Canadian Privacy Commissioners have issued guidance for small and medium-sized enterprises regarding the use of cloud services. The guidance cautions organizations to comply with Canadian privacy law requirements when procuring and using cloud services.
Cloud Services and Privacy Laws
Cloud services make information technology (“IT”) resources and services available as a utility or consumption-based service, and enable an organization to outsource its IT requirements (including data processing and storage) to a specialist cloud service provider (“CSP”). The use of cloud services to process and store customer data and other sensitive business information can provide both significant benefits and substantial risks.
Canadian privacy laws impose restrictions and requirements on private sector organizations regarding the collection, use, disclosure, retention and disposal of personal information, which is defined broadly to include almost any information about an identifiable individual. Under Canadian privacy laws, an organization remains accountable for personal information that it outsources to a third party (such as a CSP) for processing or storage. Privacy laws expressly require that an organization protect personal information with safeguards appropriate to the sensitivity of the information, and use contractual and other means to ensure that personal information is properly handled and protected by the organization and its service providers.
In June 2012, the Privacy Commissioners of Canada, British Columbia and Alberta jointly issued a guidance document entitled “Cloud Computing for Small and Medium-sized Enterprises: Privacy Responsibilities and Considerations” to help small and medium-sized enterprises (“SMEs”) understand and comply with their privacy responsibilities regarding the use of cloud services. The guidance document reminds that an organization remains accountable for protecting personal information provided by the organization to a CSP for processing and storage, and an organization must be transparent about its personal information management and privacy practices. Following is a summary of some key recommendations in the guidance document:
▪ Legal Obligations: An organization should understand its legal obligations and potential liabilities regarding personal information and the use of outsourced data services generally and cloud services in particular.
▪ Identify Current Cloud Services: An organization should investigate and identify all of its current uses of cloud services.
▪ Risk/Benefit Assessment: An organization should understand and assess the risks and benefits of using a particular cloud service, including a detailed assessment of the nature of the cloud service and the underlying infrastructure/ technologies/processes, the kind and sensitivity of the personal information that will be processed/stored using the cloud service, the reasons for using the cloud service to process/store the personal information, and the contractual arrangement governing the cloud service. An organization may benefit from professional assistance in assessing the risks of a cloud service.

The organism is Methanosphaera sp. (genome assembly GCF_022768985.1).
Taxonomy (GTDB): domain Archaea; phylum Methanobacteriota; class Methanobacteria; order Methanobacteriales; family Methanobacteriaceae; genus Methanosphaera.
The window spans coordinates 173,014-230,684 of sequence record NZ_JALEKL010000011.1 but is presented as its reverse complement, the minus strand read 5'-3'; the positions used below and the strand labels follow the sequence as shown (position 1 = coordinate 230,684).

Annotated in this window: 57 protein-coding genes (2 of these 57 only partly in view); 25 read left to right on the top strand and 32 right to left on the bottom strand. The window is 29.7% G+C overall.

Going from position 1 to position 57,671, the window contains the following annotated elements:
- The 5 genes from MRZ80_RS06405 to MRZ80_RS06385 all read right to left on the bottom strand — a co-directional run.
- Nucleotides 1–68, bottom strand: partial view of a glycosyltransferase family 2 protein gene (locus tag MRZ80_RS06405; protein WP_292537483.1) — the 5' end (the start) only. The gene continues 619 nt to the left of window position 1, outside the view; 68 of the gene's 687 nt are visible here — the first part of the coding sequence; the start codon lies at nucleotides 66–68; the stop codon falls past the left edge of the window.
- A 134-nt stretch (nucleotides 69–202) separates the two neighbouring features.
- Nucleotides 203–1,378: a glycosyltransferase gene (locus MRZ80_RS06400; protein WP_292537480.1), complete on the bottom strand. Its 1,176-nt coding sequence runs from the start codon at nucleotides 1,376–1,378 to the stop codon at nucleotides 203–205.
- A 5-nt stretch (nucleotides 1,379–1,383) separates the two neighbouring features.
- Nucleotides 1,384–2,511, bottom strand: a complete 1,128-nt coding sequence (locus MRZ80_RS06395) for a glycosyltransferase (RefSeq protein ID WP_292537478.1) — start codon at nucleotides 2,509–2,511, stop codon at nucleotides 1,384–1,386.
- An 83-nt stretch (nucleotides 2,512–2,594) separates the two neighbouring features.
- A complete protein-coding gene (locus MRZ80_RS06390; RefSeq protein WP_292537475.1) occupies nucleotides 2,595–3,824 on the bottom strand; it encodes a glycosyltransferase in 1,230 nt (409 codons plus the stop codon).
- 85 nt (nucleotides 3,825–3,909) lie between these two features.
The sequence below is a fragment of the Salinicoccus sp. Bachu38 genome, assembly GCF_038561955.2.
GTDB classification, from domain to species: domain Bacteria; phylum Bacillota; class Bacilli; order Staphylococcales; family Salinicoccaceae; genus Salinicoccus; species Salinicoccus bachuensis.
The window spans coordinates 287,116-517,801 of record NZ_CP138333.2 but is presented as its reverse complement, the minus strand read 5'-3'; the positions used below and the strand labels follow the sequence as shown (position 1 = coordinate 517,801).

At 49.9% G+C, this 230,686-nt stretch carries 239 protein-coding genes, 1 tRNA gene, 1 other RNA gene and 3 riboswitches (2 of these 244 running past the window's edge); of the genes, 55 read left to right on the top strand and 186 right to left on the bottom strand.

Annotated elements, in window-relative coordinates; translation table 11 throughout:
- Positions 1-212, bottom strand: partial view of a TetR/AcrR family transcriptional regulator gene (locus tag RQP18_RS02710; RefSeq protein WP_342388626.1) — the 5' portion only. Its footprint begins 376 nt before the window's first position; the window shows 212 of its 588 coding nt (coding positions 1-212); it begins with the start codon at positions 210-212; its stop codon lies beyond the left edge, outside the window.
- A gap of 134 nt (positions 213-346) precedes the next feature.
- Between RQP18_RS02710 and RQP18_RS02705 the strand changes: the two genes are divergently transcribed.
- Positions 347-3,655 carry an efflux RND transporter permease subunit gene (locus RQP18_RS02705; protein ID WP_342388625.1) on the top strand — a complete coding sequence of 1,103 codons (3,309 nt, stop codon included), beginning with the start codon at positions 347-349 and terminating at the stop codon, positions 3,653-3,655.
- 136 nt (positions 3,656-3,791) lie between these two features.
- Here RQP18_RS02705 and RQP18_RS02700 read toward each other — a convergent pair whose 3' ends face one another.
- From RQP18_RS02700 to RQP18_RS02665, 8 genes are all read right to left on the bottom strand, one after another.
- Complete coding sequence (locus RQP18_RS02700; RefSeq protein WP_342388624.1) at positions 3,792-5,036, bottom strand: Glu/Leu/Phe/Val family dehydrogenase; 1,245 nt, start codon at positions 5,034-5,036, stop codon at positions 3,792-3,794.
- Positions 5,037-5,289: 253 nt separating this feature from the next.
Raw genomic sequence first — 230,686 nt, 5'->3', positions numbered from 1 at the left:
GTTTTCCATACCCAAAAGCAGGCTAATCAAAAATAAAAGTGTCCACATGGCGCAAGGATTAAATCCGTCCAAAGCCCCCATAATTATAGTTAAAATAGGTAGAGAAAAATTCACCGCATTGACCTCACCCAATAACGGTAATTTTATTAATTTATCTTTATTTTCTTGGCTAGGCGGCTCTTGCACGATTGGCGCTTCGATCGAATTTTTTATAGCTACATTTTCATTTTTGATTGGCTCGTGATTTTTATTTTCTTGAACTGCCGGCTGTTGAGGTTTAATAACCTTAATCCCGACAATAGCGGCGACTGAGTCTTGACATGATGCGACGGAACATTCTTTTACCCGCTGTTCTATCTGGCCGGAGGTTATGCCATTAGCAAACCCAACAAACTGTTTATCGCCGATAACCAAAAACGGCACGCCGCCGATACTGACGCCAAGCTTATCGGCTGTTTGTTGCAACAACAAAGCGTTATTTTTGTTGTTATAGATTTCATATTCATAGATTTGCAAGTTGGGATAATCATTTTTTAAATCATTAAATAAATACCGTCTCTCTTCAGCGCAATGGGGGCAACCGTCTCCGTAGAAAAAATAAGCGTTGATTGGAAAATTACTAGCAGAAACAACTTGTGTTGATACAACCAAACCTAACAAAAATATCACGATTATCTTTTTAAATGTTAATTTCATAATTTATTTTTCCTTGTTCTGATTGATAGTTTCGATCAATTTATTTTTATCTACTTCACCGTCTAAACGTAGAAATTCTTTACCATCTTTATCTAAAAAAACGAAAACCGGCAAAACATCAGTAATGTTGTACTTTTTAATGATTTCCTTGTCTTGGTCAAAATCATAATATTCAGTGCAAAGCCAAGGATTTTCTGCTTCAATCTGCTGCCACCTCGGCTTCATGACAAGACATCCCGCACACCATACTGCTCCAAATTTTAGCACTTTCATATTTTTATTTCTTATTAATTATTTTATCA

▪ Contracting: An organization must carefully review a CSP’s terms of service and ensure that the personal information it entrusts to the CSP will be treated in a legally compliant manner. The contract should clearly specify and limit the CSP’s use of the organization’s personal information. A CSP’s standard form contract may not be sufficient to allow an organization to comply with its privacy obligations, and might be particularly problematic if the CSP can unilaterally change the contract or subcontract to other providers or if the contract limits the CSP’s liability for personal information. Negotiated revisions to a CSP’s standard form contract may be necessary for legal compliance.
▪ Security Assessment/Audits: An organization should assess the security of the organization’s proposed use of the cloud service (including access restrictions, authentication/access controls, encryption, security breach procedures, business continuity and data recovery/protection plans and termination procedures) and conduct periodic audits to verify compliance.
▪ Consents/Transparency: An organization should ensure that it has appropriate consents from individuals to the organization’s outsourcing of personal information to a cloud service and any additional use of the personal information by the CSP. An organization should effectively inform individuals that their personal information will be transferred to a CSP and may be processed or stored in a foreign country and be accessible by foreign law enforcement and national security authorities (if applicable).
▪ Cross Border Considerations: An organization should consider the implications of using a cloud service that processes or stores personal information in locations outside Canada, where the information is subject to foreign laws and may be accessed by foreign courts, government agencies, and law enforcement.
▪ Control: An organization should ensure (including through contract provisions) that it retains ownership and control of the personal information it provides to a CSP and has the right to access the information at any time, make corrections to the information, investigate allegations of non-compliance and give timely notice to affected individuals (if appropriate), resolve issues and complaints, and terminate the cloud service and retrieve (with proper verification) all personal information from the CSP.
The guidance document also provides a list of some key questions that SMEs should take into account when procuring a cloud service and references other useful guidance documents.